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Game Profile
Game Boy
Intelligent Systems
GENRE: Strategy
PLAYERS:   1-4
Fire Emblem: Shadow Dragon

Fire Emblem: Radiant Dawn

Fire Emblem: Path of Radiance

Fire Emblem: The Sacred Stones

Fire Emblem

 Written by Ilan Mejer  on April 17, 2002

First Impressions: Prince Roy steps out of Super Smash Brothers Melee for a moment and tries to redeem a land conquered!

It's about damn time! Essentially the sixth game in Team Emblem's long standing and best selling Fire Emblem series, Sword of the Seal is finally on track for an American release. This will be the first of its series to be localized for American audiences. Fire Emblem is the mother of all console Turn Based Strategy RPG games, preempting even the Genesis classic, Shining Force. Fire Emblem saw two releases on the Famicom (Japanese NES) and three more on the Super Famicom (the last one, Thracia 776 was released in 2000!) and even one Nintendo 64 cancellation. The Sword of the Seal is the first handheld Fire Emblem game to be developed, and given the rapid and surprising success of Advance Wars, is the logical choice to introduce American gamers to the franchise.

Fire Emblem GBA details the story of Prince Roy of Etruria, of Super Smash Bros. Melee fame, as he attempts to defend his land in his sick father's name from an invading force from the kingdom of Bern. Also, it is worth mentioning that Ereb, the name of their dark continent, saw a great conflict of supremacy between humans and dragons 1000 years ago. Roy will eventually ally himself with representatives from his neighboring allies, Ilia, Sacae, and Lycia, as they enter into a conflict whose darkness and import couldn't have been anticipated during the initial skirmishes, one that presumably ties into the ancient history between dragonkind and man.

Fans of either Shining Force or Advance Wars should feel right at home with the game's set up. In fact, the game is based off of a heavily modified version of Intelligent Systems' own Advance Wars GBA engine. The game is broken up into a series of missions, like any Wars or Ogre Saga game, with story development occurring primarily between scenarios. The stock units of Advance Wars have been replaced by actual characters and each one that joins your side is unique. These characters all have their own names, attributes, strengths, and starting skills. Most of the characters have some bearing on the story, and careful attention should be spent in keeping them alive, as death in this game is permanent and irreversible. Your army force, like in Advance Wars, will be composed of units that are given one round of action each combat turn, in which they can move a set amount of spaces, consume items or trade them with other characters, cast a spell, fling a ranged weapon, or attack with a melee weapon.

As you can see, your combat actions are going to be much more robust than in Advance Wars. Furthermore, each character will be able to hold up to five weapons or items. The weapons come into play in combat since many will have magical properties and before each encounter, you will have the option of choosing which of your immediate weapons to fight your current target with. Characters will get experience for every major combat action they perform. Casting healing or offensive magic and successfully attacking foes will net you with a certain amount of experience while killing a foe will award you with even more. That experience will build into levels, which when increased will also improve your characters various statistics, in classic RPG form. Like in Advance Wars, weather and terrain have a strong bearing on the outcome of every skirmish, and the gameplay is absolutely ruled by tactics and strategy.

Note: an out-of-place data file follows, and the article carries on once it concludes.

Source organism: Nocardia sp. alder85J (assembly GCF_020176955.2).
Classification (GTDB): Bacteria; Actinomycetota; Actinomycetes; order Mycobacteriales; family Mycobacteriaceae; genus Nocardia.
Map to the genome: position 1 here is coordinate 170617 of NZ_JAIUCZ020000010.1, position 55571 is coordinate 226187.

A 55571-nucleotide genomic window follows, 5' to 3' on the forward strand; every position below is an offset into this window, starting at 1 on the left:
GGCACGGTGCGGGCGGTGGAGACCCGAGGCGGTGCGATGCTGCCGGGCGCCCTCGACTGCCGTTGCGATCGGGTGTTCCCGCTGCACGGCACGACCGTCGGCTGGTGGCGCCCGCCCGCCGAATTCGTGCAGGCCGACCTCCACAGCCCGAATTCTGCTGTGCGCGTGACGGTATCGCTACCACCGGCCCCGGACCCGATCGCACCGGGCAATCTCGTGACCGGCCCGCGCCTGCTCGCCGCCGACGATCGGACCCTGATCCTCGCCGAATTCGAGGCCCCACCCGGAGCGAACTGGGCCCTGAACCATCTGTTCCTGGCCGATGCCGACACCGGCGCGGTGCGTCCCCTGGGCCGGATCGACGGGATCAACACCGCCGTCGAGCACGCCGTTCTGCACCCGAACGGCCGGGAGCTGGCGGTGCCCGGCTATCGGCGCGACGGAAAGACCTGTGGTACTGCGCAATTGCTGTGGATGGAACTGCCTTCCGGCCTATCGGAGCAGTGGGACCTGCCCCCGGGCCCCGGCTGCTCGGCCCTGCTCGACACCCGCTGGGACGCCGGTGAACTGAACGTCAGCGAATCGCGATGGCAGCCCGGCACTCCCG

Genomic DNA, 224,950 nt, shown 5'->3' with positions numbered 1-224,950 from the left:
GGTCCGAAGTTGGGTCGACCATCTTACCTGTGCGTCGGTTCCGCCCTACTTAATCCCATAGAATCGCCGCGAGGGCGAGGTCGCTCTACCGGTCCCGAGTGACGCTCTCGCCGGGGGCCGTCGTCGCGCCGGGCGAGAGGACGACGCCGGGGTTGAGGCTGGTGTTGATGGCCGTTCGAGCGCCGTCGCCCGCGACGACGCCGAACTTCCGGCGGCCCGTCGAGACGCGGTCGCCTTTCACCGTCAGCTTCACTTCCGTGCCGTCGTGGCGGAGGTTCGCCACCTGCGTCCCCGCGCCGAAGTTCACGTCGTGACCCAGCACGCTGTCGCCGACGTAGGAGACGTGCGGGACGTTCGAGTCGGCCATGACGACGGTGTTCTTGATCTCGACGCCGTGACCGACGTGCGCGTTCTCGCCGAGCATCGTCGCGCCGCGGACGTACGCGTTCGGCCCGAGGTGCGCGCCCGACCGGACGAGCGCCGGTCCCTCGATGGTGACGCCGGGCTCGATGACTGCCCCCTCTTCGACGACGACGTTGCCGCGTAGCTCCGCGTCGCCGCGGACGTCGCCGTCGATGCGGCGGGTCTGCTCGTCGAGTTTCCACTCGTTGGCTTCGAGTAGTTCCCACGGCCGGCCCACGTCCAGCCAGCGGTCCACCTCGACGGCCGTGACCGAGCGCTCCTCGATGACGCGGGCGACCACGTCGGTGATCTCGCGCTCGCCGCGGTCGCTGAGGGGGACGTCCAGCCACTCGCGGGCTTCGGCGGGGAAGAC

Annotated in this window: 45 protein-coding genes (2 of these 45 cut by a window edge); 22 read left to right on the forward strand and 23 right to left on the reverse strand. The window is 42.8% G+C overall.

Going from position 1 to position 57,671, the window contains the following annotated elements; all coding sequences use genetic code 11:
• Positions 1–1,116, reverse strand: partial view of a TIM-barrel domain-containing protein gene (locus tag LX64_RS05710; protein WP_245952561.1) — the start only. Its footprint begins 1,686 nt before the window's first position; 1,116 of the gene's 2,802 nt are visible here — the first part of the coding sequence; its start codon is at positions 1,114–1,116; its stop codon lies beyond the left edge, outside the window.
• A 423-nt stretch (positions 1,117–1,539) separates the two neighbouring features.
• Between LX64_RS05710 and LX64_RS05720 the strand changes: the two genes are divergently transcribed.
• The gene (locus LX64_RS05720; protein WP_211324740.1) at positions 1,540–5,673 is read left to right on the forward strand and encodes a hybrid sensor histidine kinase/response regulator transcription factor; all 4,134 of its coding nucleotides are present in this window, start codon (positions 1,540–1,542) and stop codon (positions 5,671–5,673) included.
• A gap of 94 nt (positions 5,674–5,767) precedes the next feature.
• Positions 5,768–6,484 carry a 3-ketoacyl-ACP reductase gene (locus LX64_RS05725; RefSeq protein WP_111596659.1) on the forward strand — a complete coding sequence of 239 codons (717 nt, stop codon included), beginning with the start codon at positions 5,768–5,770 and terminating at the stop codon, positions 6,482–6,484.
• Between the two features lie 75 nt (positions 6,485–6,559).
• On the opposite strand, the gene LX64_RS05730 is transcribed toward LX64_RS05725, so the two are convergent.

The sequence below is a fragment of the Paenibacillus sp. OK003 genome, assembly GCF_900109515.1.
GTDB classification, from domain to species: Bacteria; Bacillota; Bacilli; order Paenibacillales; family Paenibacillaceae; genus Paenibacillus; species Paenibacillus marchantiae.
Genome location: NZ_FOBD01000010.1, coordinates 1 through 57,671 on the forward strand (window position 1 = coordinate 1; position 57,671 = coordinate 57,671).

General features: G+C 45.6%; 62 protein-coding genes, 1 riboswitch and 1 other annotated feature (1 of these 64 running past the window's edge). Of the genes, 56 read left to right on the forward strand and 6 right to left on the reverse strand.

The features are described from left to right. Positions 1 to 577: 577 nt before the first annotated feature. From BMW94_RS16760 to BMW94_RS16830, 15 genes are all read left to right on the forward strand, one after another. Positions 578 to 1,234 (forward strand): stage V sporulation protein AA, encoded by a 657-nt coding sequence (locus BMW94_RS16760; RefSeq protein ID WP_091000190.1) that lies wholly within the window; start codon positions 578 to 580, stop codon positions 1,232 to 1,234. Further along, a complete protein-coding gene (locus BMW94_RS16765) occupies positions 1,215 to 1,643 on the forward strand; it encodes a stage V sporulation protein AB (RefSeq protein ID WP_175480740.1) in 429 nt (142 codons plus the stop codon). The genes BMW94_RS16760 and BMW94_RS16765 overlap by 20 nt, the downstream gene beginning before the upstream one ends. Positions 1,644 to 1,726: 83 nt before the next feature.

The graphics and music in Fire Emblem are very pleasing. Advance Wars, while a pretty game, had only sparse animation, even in combat. Fire Emblem will be a much more robust visual experience, particularly in the combat sequences. Although the realistic combat sprites of previous FE games have been replaced by a design that is somewhat more anime-like, the animation has never been better. Cloaks will flick, robes snap, weapons flash, Pegasus wings flex, horses animate, and spells will explode onto the scene like we have never before seen in this style of game. My exposure to Fire Emblem's music is still limited, but what I've heard so far is magnificent and true to the series' roots. Various classic Fire Emblem themes make a triumphant return.

Final Thoughts
Fire Emblem ? The Sword of the Seal will absolutely own you once it finally hits our shores. While some of you may mourn the fact that we will only be getting the sixth game in the series, be satisfied that only the first and third games (Prince Marth's story) were actually related. Every other game in the series was a stand-alone adventure, though they all took place in the same game world, if not on the same continent or in the same era. Advanced Wars and Shining Force are both about to be replaced by the mother of them all. Yes, the Sword of the Seal is mentioned in Prince Roy's SSBM bio?

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